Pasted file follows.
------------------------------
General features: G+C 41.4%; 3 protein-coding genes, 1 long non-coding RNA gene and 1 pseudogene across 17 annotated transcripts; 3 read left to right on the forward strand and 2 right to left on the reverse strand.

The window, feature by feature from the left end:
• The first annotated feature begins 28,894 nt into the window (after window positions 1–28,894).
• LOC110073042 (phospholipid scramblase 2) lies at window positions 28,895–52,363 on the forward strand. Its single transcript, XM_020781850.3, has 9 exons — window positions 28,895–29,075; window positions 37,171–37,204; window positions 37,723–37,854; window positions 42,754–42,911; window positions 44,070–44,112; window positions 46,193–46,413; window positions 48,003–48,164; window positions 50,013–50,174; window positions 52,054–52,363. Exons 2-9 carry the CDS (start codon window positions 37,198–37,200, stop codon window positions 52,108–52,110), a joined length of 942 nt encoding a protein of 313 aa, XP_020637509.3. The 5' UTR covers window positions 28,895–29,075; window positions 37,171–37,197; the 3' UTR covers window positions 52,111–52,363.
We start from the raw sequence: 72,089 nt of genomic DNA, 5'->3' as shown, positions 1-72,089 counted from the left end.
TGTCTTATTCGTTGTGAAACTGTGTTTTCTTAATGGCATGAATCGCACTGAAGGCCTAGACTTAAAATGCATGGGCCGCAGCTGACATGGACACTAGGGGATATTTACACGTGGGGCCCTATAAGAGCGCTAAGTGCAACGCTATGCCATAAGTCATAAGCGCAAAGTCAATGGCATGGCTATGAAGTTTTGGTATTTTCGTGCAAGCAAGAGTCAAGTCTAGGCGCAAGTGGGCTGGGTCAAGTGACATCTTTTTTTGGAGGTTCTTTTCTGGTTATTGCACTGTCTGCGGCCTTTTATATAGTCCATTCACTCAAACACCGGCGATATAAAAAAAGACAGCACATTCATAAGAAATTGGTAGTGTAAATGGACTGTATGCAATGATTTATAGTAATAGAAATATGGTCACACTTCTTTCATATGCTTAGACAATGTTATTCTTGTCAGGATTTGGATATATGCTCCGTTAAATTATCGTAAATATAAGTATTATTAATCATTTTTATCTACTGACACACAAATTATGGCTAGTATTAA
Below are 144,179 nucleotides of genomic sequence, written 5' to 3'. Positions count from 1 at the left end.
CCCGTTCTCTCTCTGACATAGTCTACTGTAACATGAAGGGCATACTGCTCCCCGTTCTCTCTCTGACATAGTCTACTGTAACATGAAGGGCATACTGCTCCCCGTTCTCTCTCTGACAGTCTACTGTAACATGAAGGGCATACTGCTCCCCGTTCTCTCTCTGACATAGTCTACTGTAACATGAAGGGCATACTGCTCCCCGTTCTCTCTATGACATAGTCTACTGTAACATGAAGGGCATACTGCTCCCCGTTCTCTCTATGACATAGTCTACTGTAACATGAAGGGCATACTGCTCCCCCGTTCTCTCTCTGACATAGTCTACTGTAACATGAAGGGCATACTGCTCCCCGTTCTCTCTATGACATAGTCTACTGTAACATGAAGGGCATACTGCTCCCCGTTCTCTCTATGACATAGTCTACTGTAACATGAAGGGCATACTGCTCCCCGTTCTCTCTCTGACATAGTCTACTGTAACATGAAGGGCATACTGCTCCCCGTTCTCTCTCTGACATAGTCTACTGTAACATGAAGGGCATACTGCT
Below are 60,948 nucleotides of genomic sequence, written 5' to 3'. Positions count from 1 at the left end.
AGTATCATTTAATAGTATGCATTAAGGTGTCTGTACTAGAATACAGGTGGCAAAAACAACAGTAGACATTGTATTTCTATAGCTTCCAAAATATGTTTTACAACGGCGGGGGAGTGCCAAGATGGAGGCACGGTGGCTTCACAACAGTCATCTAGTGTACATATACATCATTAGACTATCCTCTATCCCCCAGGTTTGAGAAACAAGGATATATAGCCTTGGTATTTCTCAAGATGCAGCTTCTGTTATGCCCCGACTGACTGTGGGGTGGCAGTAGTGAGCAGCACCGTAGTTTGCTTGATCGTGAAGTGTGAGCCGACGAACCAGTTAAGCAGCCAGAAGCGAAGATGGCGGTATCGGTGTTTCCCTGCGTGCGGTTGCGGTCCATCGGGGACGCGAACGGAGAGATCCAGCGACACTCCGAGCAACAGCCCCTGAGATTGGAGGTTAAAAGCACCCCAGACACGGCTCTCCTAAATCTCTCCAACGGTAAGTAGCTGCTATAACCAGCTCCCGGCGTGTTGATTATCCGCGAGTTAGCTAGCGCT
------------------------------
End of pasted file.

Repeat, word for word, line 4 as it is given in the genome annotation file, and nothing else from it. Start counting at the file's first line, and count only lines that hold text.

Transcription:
• LOC110073042 (phospholipid scramblase 2) lies at window positions 28,895–52,363 on the forward strand. Its single transcript, XM_020781850.3, has 9 exons — window positions 28,895–29,075; window positions 37,171–37,204; window positions 37,723–37,854; window positions 42,754–42,911; window positions 44,070–44,112; window positions 46,193–46,413; window positions 48,003–48,164; window positions 50,013–50,174; window positions 52,054–52,363. Exons 2-9 carry the CDS (start codon window positions 37,198–37,200, stop codon window positions 52,108–52,110), a joined length of 942 nt encoding a protein of 313 aa, XP_020637509.3. The 5' UTR covers window positions 28,895–29,075; window positions 37,171–37,197; the 3' UTR covers window positions 52,111–52,363.